A pharmacological stress test is done when an exercise stress test is not possible due to physical limitations like back trouble, joint disease, prior stroke, dizziness or shortness of breath.
A chemical or pharmacological stress test uses a medication that increases your heart load in the place of exercise. An imaging technique such as echocardiography measures how much air moves in and out of your lungs.
St. Joseph's Heart & Vascular Institute provides exceptional diagnostics for our heart and vascular patients. Our physicians use the latest technology to ensure an accurate diagnosis so we can provide you with the best course of treatment available.
During a Pharmacological Stress Test: What to Expect
The imaging portion of the test is identical to that used during an exercise stress test. You will have an IV (intravenous line) in your arm for the medication.
Before the test begins, a spirometry test may be done. This will measure the amount of air you inhale while at rest.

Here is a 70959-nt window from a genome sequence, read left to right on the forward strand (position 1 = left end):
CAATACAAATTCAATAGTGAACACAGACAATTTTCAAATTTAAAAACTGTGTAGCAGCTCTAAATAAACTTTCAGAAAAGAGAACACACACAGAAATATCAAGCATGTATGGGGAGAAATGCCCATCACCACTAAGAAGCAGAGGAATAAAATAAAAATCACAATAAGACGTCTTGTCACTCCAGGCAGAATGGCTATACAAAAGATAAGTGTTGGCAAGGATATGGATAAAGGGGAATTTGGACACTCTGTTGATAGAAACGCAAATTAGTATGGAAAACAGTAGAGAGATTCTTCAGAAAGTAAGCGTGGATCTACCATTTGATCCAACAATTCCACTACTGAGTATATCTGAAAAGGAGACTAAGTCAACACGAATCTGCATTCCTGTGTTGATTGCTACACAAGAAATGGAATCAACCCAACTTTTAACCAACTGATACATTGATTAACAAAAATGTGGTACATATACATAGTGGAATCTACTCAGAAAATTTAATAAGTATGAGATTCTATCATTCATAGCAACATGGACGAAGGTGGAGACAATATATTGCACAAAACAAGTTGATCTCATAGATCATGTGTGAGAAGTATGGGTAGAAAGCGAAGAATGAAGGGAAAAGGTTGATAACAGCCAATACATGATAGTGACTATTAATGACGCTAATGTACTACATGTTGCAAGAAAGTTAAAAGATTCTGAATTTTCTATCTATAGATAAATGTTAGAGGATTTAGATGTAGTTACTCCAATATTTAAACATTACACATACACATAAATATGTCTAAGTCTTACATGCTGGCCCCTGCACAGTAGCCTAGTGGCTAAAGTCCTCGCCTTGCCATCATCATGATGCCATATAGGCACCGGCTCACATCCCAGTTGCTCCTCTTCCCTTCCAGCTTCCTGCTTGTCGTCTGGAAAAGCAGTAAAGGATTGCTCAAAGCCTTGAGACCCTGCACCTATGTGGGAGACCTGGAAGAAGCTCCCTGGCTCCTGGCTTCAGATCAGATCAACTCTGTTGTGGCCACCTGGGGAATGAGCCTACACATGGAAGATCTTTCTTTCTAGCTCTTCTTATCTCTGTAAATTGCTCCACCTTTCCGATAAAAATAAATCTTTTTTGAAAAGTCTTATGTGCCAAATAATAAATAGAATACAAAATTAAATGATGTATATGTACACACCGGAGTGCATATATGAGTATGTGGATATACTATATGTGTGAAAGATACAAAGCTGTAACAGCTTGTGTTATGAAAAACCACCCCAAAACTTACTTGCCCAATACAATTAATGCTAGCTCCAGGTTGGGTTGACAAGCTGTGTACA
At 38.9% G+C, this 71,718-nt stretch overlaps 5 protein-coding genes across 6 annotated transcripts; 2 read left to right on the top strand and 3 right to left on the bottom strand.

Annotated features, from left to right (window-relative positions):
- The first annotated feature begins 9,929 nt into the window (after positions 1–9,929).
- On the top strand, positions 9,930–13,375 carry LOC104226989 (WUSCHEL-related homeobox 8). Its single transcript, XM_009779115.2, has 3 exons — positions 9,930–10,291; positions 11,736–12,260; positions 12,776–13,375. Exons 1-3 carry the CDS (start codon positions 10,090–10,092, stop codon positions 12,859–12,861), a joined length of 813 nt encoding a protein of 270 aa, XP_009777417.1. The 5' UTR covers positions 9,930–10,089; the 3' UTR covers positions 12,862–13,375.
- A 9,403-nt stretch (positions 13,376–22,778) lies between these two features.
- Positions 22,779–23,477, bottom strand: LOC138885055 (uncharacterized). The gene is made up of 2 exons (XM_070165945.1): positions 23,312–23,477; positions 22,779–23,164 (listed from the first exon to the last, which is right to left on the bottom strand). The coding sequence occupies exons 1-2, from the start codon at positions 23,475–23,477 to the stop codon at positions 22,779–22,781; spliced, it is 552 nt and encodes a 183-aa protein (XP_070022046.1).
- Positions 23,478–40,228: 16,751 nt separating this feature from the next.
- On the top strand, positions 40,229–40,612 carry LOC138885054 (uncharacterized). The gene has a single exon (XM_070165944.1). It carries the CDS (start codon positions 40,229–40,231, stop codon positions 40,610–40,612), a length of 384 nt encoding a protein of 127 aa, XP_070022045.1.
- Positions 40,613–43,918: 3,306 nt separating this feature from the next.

During the test, your heart rate, breathing and blood pressure are monitored.
Throughout the process, blood samples may be taken. This is done to measure oxygen and waste products in the blood during exercise.
After the test you can return to your normal diet, activity and medications. If you were told to skip medications before the test, ask if you should take them now. Your doctor will discuss the test results with you at your next visit.
Preparing for a Pharmacological Stress Test
Allow at least 30 minutes to check in. Prepare for the test as directed. You may be told to do any of the following:
- Stop eating and drinking fluids for three (3) hours before the test. If you have diabetes, ask what you may eat or drink before the test
- Notify your physician if you have a history of asthma, bronchitis or emphysema as some of the medications used during a chemical stress test are not used in patients with asthma
- Stop smoking for at least 8-12 hours before the test
- Stop taking certain medications 4-12 hours before the test
Pharmacological Stress Test: Risks and Complications
Like many tests, this test involves some risks. They may include:
- Shortness of breath or wheezing
- Rise or fall in blood pressure
- Fainting, dizziness or fatigue
- Abnormal heartbeat or heart rate
- Nausea or headache
- Heart attack or stroke (rare)